If you’re using X windows and have xclip(1) installed, you can put the password on the clipboard temporarily to paste into web forms:

$ pass -c
Copied to clipboard. Will clear in 45 seconds.

In each case, note that if you have the bash completion installed and working, you should be able to complete the full path to the passwords with Tab, just as if you were directly browsing a directory hierarchy.


If we no longer need the password, we can remove it with pass rm:

$ pass rm
Are you sure you would like to delete [y/N] y
removed ‘/home/tom/.password-store/’

We can delete whole directories of passwords with pass rm -r:

$ pass rm -r
Are you sure you would like to delete [y/N] y
removed ‘/home/tom/.password-store/’
removed directory: ‘/home/tom/.password-store/’
removed directory: ‘/home/tom/.password-store/’

Version control

To keep historical passwords, including deleted ones if we find we do need them again one day, we can set up some automatic version control on the directory with pass git init:

$ pass git init
Initialized empty Git repository in /home/tom/.password-store/.git/
[master (root-commit) 0ebb933] Added current contents of password store.
 1 file changed, 1 insertion(+)
 create mode 100644 .gpg-id

This will update the repository every time the password store is changed, meaning we can be confident we’ll be able to retrieve old passwords we’ve replaced or deleted:

$ pass insert
mkdir: created directory ‘/home/tom/.password-store/’
mkdir: created directory ‘/home/tom/.password-store/’
Enter password for
Retype password for
[master 00971b6] Added given password for to store.
 1 file changed, 0 insertions(+), 0 deletions(-)
 create mode 100644


Because the password files are all encrypted only to your GnuPG key, you can relatively safely back up the store on remote and third-party sites simply by copying the ~/.password-store directory. If the filenames themselves contain sensitive information, such as private usernames or sites, you might like to back up an encrypted tarball of the store instead:

$ tar -cz .password-store \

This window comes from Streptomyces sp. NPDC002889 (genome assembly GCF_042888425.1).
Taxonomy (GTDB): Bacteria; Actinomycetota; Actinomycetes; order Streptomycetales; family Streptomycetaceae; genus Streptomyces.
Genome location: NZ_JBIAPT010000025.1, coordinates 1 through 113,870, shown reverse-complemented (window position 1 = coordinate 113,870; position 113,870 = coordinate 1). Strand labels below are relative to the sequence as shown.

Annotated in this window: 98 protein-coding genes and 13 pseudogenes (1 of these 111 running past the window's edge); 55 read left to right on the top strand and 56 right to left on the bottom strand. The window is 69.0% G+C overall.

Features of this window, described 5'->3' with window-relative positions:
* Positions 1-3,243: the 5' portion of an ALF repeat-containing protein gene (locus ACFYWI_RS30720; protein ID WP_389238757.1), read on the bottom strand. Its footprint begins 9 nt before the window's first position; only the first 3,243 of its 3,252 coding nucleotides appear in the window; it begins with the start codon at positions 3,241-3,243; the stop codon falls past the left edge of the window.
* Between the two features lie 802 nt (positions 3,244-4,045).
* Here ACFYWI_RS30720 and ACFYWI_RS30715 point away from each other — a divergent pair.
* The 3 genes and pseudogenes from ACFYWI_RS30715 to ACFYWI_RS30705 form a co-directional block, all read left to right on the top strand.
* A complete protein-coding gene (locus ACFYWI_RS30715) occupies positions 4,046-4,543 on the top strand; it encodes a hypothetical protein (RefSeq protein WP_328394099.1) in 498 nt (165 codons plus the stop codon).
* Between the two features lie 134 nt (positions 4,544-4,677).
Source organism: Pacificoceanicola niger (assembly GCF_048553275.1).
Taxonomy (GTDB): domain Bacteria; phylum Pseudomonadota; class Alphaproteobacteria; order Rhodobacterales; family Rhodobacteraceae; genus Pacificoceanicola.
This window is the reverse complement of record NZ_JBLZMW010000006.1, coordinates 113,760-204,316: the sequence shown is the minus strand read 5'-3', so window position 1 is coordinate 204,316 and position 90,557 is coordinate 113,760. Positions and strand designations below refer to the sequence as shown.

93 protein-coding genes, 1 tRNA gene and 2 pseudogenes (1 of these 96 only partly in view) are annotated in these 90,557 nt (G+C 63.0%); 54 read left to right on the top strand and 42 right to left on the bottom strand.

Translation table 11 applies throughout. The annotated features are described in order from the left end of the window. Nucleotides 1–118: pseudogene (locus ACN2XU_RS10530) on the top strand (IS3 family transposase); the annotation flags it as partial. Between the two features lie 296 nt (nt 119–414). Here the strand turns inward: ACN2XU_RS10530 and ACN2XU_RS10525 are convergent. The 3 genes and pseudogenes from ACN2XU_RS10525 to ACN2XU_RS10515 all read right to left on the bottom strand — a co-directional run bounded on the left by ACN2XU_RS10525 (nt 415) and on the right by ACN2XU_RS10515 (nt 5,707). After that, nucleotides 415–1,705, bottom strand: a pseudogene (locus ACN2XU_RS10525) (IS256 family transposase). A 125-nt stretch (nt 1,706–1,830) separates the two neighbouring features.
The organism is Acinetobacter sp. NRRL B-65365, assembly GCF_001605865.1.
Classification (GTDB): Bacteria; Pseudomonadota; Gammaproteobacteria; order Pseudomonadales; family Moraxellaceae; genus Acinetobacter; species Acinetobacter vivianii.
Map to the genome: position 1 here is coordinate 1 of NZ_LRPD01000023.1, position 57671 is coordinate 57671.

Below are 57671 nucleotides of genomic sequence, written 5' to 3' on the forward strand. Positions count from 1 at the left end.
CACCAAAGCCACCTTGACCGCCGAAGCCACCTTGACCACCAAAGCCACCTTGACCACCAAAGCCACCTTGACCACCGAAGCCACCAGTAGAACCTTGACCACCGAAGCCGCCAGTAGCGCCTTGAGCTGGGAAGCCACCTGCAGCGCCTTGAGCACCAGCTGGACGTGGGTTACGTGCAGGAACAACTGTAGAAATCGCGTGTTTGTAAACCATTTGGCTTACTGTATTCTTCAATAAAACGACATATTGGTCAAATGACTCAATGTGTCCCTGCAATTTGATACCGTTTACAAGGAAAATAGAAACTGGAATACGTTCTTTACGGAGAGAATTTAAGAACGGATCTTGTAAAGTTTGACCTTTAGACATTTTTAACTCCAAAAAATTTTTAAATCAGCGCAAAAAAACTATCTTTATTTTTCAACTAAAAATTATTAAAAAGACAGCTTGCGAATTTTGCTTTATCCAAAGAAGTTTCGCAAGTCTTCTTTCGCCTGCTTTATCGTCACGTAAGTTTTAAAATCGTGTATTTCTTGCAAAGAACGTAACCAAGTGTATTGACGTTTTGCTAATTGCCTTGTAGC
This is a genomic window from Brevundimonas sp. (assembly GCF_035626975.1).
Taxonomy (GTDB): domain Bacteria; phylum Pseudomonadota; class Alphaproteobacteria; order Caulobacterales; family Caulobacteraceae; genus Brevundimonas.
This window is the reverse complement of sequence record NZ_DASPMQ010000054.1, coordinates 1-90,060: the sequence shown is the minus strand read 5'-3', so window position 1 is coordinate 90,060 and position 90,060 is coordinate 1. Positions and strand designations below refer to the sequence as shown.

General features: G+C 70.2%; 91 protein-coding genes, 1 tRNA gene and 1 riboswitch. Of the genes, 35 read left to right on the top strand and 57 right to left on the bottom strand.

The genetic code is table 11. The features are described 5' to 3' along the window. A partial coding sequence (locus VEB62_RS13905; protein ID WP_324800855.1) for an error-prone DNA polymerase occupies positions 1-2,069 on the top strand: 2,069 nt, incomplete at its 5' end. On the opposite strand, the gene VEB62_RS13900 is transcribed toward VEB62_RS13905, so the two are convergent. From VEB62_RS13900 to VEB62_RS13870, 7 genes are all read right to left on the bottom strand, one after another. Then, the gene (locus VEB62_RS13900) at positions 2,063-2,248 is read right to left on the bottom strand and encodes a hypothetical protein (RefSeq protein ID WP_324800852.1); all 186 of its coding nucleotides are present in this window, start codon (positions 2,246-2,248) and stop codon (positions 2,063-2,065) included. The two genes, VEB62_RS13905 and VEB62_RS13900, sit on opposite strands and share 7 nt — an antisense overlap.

| gpg --sign --encrypt -r 0x77BB8872 \
    > password-store-backup.tar.gz.gpg

This directory can be restored in a similar way:

$ gpg --decrypt \
    < password-store-backup.tar.gz.gpg \
    | tar -xz 
This entry is part 6 of 10 in the series Linux Crypto.

Unix as IDE: Building

Because compiling projects can be such a complicated and repetitive process, a good IDE provides a means to abstract, simplify, and even automate software builds. Unix and its descendents accomplish this process with a Makefile, a prescribed recipe in a standard format for generating executable files from source and object files, taking account of changes to only rebuild what’s necessary to prevent costly recompilation.

One interesting thing to note about make is that while it’s generally used for compiled software build automation and has many shortcuts to that effect, it can actually effectively be used for any situation in which it’s required to generate one set of files from another. One possible use is to generate web-friendly optimised graphics from source files for deployment for a website; another use is for generating static HTML pages from code, rather than generating pages on the fly. It’s on the basis of this more flexible understanding of software “building” that modern takes on the tool like Ruby’s rake have become popular, automating the general tasks for producing and installing code and files of all kinds.

Anatomy of a Makefile

The general pattern of a Makefile is a list of variables and a list of targets, and the sources and/or objects used to provide them. Targets may not necessarily be linked binaries; they could also constitute actions to perform using the generated files, such as install to instate built files into the system, and clean to remove built files from the source tree.

It’s this flexibility of targets that enables make to automate any sort of task relevant to assembling a production build of software; not just the typical parsing, preprocessing, compiling proper and linking steps performed by the compiler, but also running tests (make test), compiling documentation source files into one or more appropriate formats, or automating deployment of code into production systems, for example, uploading to a website via a git push or similar content-tracking method.

An example Makefile for a simple software project might look something like the below:

all: example

example: main.o example.o library.o
    gcc main.o example.o library.o -o example

main.o: main.c
    gcc -c main.c -o main.o

example.o: example.c
    gcc -c example.c -o example.o

library.o: library.c
    gcc -c library.c -o library.o